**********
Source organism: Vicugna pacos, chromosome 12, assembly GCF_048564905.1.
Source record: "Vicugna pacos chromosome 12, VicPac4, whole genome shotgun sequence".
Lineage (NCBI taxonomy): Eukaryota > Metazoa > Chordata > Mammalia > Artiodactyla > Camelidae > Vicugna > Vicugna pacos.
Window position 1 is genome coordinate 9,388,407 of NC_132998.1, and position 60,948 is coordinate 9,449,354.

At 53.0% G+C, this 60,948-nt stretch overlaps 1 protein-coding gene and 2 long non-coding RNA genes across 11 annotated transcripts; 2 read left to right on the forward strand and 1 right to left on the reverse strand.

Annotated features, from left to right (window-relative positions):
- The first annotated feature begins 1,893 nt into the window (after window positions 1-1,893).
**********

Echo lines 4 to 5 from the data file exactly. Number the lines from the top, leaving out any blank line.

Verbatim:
Window position 1 is genome coordinate 9,388,407 of NC_132998.1, and position 60,948 is coordinate 9,449,354.

At 53.0% G+C, this 60,948-nt stretch overlaps 1 protein-coding gene and 2 long non-coding RNA genes across 11 annotated transcripts; 2 read left to right on the forward strand and 1 right to left on the reverse strand.